12 Jul 2022
Summer Dig - Day 3
It was another decent day's digging in Forty Hall today, despite the continued heatwave, and although the excavation of our two trenches is going well, there is as yet not much to report in terms of gatehouse evidence.
Picking up from yesterday, we continued to remove the extensive pebble landscaping deposit that probably represents the final phase of landscaping immediately after the palace's demolition in the second half of the 17th century.
Much as we expected, this came off in both trenches to reveal a layer composed mostly of brick fragments, but also mixed with brickearth.
There is as yet no evidence of a feature crossing trench 1 as indicated by magetometry, and similarly no signs in trench 2 of any structural archaeology, although it is still early days and these features (or others!) could be revealed when the rubble-rich deposit is removed, hopefully tomorrow.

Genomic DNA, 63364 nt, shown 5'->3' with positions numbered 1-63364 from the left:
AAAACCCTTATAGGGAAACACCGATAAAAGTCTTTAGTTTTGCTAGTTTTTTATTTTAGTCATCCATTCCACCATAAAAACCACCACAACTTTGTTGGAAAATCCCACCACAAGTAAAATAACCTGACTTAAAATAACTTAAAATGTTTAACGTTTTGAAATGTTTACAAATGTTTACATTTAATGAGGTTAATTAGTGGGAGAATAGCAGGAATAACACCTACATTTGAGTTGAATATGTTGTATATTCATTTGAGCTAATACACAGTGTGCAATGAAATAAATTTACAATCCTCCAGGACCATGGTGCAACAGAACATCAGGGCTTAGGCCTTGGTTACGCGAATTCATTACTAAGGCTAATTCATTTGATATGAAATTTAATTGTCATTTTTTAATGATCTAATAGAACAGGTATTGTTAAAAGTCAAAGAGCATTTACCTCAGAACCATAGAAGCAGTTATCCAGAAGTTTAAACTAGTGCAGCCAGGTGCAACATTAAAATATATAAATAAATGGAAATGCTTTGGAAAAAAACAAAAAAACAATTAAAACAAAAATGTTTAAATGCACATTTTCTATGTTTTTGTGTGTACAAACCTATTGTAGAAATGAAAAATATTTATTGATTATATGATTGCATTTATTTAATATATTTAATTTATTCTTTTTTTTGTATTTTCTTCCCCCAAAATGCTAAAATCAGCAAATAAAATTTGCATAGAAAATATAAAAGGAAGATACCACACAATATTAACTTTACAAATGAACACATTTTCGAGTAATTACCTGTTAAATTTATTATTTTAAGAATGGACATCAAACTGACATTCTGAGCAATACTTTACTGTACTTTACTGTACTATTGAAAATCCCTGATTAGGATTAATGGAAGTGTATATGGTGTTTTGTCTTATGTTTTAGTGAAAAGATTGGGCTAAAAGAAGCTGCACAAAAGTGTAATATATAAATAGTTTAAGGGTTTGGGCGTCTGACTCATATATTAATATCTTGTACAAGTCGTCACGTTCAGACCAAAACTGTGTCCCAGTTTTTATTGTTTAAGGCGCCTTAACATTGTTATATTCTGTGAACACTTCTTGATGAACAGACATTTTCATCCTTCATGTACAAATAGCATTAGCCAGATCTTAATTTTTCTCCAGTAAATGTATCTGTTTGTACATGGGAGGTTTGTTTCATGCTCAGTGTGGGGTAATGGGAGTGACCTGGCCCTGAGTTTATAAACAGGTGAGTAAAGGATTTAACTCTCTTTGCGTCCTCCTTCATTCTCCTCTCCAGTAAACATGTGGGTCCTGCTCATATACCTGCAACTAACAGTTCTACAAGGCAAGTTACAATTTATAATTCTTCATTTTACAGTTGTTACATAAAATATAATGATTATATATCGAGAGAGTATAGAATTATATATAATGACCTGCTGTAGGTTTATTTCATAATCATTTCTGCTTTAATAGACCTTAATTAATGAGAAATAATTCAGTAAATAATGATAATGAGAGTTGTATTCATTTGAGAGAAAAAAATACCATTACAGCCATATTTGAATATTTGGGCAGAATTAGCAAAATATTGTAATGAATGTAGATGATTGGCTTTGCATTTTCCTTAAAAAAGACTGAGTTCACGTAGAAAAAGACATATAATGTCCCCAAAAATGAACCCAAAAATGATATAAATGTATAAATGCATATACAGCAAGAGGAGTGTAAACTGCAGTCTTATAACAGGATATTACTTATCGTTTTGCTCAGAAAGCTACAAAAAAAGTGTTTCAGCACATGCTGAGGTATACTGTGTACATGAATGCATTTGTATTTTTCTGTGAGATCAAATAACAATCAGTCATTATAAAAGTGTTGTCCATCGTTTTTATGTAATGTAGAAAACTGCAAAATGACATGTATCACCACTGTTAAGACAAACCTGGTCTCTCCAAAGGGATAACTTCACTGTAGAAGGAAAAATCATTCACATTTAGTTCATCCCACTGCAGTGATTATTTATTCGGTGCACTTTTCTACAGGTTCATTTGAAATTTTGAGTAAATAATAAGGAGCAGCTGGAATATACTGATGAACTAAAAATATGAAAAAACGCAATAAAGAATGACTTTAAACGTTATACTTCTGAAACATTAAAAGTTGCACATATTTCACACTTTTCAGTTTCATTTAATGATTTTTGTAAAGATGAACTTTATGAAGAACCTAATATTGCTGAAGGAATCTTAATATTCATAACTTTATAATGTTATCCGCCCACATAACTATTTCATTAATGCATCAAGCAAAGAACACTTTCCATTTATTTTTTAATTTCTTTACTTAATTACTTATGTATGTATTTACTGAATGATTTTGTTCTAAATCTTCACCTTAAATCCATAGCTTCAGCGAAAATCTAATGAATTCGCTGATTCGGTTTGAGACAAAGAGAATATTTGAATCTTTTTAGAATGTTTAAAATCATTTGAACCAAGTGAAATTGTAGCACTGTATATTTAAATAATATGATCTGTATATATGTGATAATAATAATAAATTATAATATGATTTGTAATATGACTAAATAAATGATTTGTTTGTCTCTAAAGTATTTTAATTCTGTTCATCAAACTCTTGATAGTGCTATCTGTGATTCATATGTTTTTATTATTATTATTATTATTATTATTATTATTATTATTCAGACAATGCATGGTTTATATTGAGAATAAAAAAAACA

Fortunately there has been the usual steady trickle of small finds to keep our diggers happy, including pottery fragments, window glass and some scraps of the lead 'cames' into which the window glass was set.
Today's star find was glass of a different kind, however, in the form of a wine glass 'knop' - a decorative thickening of the glass stem just beneath the bowl, most likely dating to the mid-17th century, towards the end of the palace's life when it was occupied by the Earl of Pembroke.
We have found several wine glass stems at Elsyng over the years (some of which are illustrated in our new book), but this one is much more bulbous than any we've typically found before. Hopefully it should be a distincive enough form to be closely dateable.